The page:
Newspaper article The Christian Science Monitor

Me and My Cow-Conspirators

Newspaper article The Christian Science Monitor

Me and My Cow-Conspirators

Article excerpt

Nothing gets our cows moving like the sound of the storeroom door opening, followed by the dry slide of grain from scoop to bucket. Having recently retired with us from the dairy business, our herd has nothing better to do all the midwinter day than to focus on the barn, where the grain has always been stored. Ears erect (the better to catch any signal, however subtle, that I might be about to feed someone), they attend to the possibility as only bovines can.

I give grain to the draft horses and to our nanny goat on a daily basis, but the cows subsist nicely on hay, now. When we were a commercial dairy, they too enjoyed daily grain rations as they stood in their milking-parlor stanchions during milking. But we have had to wean them off this expensive supplement, now that the last milk check has come and gone.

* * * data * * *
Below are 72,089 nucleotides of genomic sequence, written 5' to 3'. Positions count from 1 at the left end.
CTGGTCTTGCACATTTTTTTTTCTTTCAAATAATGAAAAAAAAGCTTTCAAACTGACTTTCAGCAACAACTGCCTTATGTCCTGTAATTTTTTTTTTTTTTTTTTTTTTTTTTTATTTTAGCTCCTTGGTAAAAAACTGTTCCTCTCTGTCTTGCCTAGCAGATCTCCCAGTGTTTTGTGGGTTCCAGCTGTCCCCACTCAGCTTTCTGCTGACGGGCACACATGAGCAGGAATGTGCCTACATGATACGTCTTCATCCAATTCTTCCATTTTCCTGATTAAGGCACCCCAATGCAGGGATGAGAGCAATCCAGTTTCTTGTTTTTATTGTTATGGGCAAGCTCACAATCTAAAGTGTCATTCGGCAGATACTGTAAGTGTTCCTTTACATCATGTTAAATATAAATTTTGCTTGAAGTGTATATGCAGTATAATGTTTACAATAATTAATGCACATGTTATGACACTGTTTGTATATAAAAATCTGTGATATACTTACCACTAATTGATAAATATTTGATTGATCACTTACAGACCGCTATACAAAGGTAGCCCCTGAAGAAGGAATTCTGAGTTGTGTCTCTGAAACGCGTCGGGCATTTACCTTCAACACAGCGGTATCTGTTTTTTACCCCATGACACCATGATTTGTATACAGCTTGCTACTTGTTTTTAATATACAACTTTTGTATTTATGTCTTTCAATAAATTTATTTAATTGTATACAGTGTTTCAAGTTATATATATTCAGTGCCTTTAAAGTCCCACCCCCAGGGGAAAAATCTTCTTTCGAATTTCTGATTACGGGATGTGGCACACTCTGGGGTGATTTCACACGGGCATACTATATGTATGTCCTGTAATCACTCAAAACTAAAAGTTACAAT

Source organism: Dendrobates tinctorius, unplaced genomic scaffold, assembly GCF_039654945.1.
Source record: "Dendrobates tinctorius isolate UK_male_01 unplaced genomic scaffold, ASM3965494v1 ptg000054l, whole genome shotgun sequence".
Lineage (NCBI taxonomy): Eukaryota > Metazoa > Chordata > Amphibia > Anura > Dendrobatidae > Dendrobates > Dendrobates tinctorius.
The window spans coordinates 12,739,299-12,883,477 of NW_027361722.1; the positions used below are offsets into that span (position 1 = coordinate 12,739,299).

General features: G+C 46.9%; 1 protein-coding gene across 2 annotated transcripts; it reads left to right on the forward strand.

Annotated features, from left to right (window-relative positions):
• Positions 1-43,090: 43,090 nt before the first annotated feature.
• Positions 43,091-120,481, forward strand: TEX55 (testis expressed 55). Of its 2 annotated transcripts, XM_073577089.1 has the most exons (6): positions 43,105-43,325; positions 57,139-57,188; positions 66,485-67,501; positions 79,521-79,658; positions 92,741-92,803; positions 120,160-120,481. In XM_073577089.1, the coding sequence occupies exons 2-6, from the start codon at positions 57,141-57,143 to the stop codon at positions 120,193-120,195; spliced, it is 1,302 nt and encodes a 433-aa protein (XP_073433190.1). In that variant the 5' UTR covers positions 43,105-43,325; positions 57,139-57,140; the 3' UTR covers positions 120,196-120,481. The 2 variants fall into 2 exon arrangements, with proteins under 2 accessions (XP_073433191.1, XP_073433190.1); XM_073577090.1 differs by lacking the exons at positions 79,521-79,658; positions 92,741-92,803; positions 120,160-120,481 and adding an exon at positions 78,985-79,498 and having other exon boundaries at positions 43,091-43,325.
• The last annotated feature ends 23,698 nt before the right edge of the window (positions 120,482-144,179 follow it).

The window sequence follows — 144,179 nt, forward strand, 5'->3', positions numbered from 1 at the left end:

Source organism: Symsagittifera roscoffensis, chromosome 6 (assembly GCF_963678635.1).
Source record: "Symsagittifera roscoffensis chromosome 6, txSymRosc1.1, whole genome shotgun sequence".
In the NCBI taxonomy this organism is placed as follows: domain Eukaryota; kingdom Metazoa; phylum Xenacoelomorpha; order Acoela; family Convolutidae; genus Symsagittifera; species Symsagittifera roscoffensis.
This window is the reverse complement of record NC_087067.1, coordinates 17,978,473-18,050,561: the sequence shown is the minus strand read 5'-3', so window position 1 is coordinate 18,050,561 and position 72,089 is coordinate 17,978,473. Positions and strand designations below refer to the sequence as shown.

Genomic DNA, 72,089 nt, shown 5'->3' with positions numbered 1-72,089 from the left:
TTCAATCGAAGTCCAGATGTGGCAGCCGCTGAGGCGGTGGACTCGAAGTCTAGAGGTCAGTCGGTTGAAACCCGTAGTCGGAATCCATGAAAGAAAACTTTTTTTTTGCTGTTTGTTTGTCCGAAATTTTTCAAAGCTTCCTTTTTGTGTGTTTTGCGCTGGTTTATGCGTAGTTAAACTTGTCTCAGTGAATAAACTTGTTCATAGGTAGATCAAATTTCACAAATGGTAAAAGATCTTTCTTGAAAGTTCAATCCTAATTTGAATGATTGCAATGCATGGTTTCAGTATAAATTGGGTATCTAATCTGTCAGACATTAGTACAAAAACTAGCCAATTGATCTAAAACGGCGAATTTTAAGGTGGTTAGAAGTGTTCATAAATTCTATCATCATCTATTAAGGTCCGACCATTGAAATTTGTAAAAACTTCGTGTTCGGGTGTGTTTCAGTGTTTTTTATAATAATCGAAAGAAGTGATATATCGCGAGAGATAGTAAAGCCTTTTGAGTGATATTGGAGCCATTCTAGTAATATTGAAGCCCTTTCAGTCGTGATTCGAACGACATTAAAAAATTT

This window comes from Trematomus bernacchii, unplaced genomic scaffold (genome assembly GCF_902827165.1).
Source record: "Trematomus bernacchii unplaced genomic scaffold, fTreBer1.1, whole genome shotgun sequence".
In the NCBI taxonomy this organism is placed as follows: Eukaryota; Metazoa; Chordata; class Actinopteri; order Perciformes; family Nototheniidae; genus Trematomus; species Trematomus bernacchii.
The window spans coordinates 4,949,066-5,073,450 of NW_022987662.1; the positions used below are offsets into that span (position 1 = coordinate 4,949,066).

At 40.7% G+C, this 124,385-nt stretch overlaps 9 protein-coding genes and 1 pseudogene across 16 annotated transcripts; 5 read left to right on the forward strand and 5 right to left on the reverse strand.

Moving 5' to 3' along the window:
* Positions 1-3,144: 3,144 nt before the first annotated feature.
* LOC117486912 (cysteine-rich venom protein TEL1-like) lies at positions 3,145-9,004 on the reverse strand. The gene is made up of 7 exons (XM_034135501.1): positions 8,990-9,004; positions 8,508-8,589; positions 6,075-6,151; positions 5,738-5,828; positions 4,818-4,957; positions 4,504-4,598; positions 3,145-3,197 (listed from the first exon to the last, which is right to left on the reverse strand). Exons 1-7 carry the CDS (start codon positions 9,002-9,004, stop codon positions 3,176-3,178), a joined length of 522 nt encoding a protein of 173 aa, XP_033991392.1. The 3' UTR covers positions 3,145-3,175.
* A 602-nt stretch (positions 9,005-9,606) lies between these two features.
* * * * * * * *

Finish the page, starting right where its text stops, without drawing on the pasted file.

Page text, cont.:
I tell them they have nothing to complain about, even so. We're not selling them off to the unknown, are we? Those who have left have gone to good homes nearby. The remaining cows, all dry - 15 of them - can jolly well eat their hay and do without the $6-a-bag grain habit.

But that is my take on things, not theirs. And so they follow my every move when I chore about near the barn, ears swiveling like softly haloed satellite dishes whenever I slip inside. Getting grain to the goat and horses without their noticing and trooping en masse to the old parlor door for their share is almost impossible, but it can be done with stealth and patience.

I have found that the best time to make my move is when the herd feeds at the outdoor hay racks behind the corncrib. With scheming heads plunged into six or seven bales of grass, alfalfa, and oat hay, they may not notice me working my way into the barn. But occasionally, the end cow, glancing around the corner of the linear racks, spots me. Then it is all over.

Within minutes, big, moist bovine noses line the windows, doors, and wider cracks in the barn's siding. Elsie even has the nerve to butt the door, and the know-how to do it obliquely so that it might just slide open. …

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